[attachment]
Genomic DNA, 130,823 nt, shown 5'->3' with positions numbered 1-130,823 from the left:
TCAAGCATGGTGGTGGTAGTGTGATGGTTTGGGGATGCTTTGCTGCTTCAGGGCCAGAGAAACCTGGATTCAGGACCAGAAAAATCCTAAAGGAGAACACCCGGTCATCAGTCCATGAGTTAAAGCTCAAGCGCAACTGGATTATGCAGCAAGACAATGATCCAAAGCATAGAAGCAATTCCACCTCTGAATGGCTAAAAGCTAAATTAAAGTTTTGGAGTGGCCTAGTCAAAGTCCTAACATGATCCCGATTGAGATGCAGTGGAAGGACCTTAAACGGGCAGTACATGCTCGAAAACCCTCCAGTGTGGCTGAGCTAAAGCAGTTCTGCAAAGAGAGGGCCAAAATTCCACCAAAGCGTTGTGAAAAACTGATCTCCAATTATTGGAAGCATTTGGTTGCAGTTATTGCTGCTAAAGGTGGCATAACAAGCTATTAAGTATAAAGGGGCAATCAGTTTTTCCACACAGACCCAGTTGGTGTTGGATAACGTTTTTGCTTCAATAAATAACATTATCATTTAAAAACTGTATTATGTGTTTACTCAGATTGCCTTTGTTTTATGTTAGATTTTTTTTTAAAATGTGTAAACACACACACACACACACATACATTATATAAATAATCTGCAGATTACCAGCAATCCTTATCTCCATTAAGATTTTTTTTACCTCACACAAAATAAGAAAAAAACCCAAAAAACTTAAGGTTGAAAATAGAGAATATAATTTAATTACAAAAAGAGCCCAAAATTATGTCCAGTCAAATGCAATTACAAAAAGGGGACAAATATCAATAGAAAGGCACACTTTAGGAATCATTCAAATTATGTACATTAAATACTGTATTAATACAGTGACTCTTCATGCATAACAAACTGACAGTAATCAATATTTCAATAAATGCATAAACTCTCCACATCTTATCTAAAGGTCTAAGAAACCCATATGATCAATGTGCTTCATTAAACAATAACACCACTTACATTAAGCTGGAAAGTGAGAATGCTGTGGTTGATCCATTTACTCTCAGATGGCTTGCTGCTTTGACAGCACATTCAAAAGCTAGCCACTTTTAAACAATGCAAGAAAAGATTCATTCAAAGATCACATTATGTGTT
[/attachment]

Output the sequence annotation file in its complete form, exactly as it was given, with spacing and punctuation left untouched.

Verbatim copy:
Genomic DNA, 130,823 nt, shown 5'->3' with positions numbered 1-130,823 from the left:
TCAAGCATGGTGGTGGTAGTGTGATGGTTTGGGGATGCTTTGCTGCTTCAGGGCCAGAGAAACCTGGATTCAGGACCAGAAAAATCCTAAAGGAGAACACCCGGTCATCAGTCCATGAGTTAAAGCTCAAGCGCAACTGGATTATGCAGCAAGACAATGATCCAAAGCATAGAAGCAATTCCACCTCTGAATGGCTAAAAGCTAAATTAAAGTTTTGGAGTGGCCTAGTCAAAGTCCTAACATGATCCCGATTGAGATGCAGTGGAAGGACCTTAAACGGGCAGTACATGCTCGAAAACCCTCCAGTGTGGCTGAGCTAAAGCAGTTCTGCAAAGAGAGGGCCAAAATTCCACCAAAGCGTTGTGAAAAACTGATCTCCAATTATTGGAAGCATTTGGTTGCAGTTATTGCTGCTAAAGGTGGCATAACAAGCTATTAAGTATAAAGGGGCAATCAGTTTTTCCACACAGACCCAGTTGGTGTTGGATAACGTTTTTGCTTCAATAAATAACATTATCATTTAAAAACTGTATTATGTGTTTACTCAGATTGCCTTTGTTTTATGTTAGATTTTTTTTTAAAATGTGTAAACACACACACACACACACATACATTATATAAATAATCTGCAGATTACCAGCAATCCTTATCTCCATTAAGATTTTTTTTACCTCACACAAAATAAGAAAAAAACCCAAAAAACTTAAGGTTGAAAATAGAGAATATAATTTAATTACAAAAAGAGCCCAAAATTATGTCCAGTCAAATGCAATTACAAAAAGGGGACAAATATCAATAGAAAGGCACACTTTAGGAATCATTCAAATTATGTACATTAAATACTGTATTAATACAGTGACTCTTCATGCATAACAAACTGACAGTAATCAATATTTCAATAAATGCATAAACTCTCCACATCTTATCTAAAGGTCTAAGAAACCCATATGATCAATGTGCTTCATTAAACAATAACACCACTTACATTAAGCTGGAAAGTGAGAATGCTGTGGTTGATCCATTTACTCTCAGATGGCTTGCTGCTTTGACAGCACATTCAAAAGCTAGCCACTTTTAAACAATGCAAGAAAAGATTCATTCAAAGATCACATTATGTGTT